The Abrons Arts Center’s lineup for the fall season pays homage to pioneers and innovators in the arts, public housing, and new technology.
“When we came out of isolation, we wanted to focus on work that was still going on during the pandemic and developing in different ways,” said Craig Peterson, the center’s executive artistic director, in an interview. “Because it deserves an audience.”
Several of the productions planned for the coming season at the 300-seater playhouse were booked before the pandemic and were therefore postponed, said Peterson, who started the season in collaboration with Ali Rosa-Salas, the center’s recently appointed artistic director, curated.
“Many of them were evicted when we stopped performing,” he said. “But we never stopped supporting artists and we always wanted to present them.”
On the occasion of the 20th anniversary of the attacks on the World Trade Center, the center has scheduled a concert on September 11th entitled “Holy Ground: Land of Two Towers” by the jazz ensemble Onyx Collective.
“It felt like it was an appropriate way to ponder the long-term implications of historical moments as we are experiencing them now,” said Rosa-Salas.
A week later, the center opened a free outdoor photo exhibition, Community Matriarchs of NYCHA, celebrating five women who redesigned their neighborhood on the Lower East Side, where they organized the food distribution. especially during the pandemic on other social housing residents. The exhibition, which will be presented as part of the Photoville Festival 2021 in collaboration with the digital storytelling platform My Projects Runway, will include portraits of Courtney Garvin and video interviews by Christopher Currence and will be on view until December 1st.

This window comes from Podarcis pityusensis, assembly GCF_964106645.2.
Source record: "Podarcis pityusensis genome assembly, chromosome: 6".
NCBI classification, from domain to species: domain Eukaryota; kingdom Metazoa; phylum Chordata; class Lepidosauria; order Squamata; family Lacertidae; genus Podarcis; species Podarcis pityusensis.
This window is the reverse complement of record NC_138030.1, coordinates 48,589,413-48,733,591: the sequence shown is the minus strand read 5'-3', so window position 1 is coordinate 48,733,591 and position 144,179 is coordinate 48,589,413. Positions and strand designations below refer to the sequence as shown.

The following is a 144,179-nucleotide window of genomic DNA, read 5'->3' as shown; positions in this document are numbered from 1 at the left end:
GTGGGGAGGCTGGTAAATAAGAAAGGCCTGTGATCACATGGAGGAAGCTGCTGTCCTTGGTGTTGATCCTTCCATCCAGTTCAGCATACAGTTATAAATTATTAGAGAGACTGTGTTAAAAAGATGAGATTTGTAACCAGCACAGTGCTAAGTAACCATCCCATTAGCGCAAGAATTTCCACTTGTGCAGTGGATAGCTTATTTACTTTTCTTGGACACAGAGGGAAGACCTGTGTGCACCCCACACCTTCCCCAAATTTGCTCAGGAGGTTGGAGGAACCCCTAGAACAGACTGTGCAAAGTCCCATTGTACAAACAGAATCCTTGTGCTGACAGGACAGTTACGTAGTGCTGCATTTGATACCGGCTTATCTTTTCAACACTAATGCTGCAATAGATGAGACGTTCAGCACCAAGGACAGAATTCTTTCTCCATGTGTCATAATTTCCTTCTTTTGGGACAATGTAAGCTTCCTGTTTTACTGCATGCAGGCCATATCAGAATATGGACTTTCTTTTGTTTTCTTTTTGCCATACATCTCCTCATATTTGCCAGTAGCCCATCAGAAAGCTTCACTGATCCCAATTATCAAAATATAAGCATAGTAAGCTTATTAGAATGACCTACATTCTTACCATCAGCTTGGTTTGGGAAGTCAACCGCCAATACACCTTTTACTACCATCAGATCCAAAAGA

“I am very happy to support activists in our community and to reflect on the role of public housing in our neighborhood and city,” said Rosa-Salas.
From there it goes on to Frankenstein, Bigfoot and Sasquatch, while Abrons will present a streaming video adaptation of Sibyl Kempsons “The Securely Confered, Vouchsafed Keepsakes of Maery S.” from October 29th. The production, presented by Eve Thtr’s 7 daughters, will be premiered as an experimental, four-part radio play in January. & Perf. Co., is described as a visual journey through the complex universe of Mary Shelley, the author of “Frankenstein”. The new virtual video work will include hand-cut collages, digital and analog animations and illustrations, and collaborations with more than a dozen artists. A personal screening is also planned for Halloween in the new Chocolate Factory Theater.
At the end of the season from December 10th to 12th, a live motion capture piece “Antidote” was created in collaboration with Pioneer Works. Directed by Jamaica-born choreographer Marguerite Hemmings and new media artist LaJuné McMillian, it explores the relationship between physical movement and motion capture technology and how it can be used as a tool of personal power and liberation. The project is a collaboration with six young artists from high schools on the Lower East Side and in Brooklyn’s Red Hook neighborhood.
“It’s a cross-generational experiment and a great way to end the season,” said Rosa-Salas.
The complete season schedule is available at abronsartscenter.org.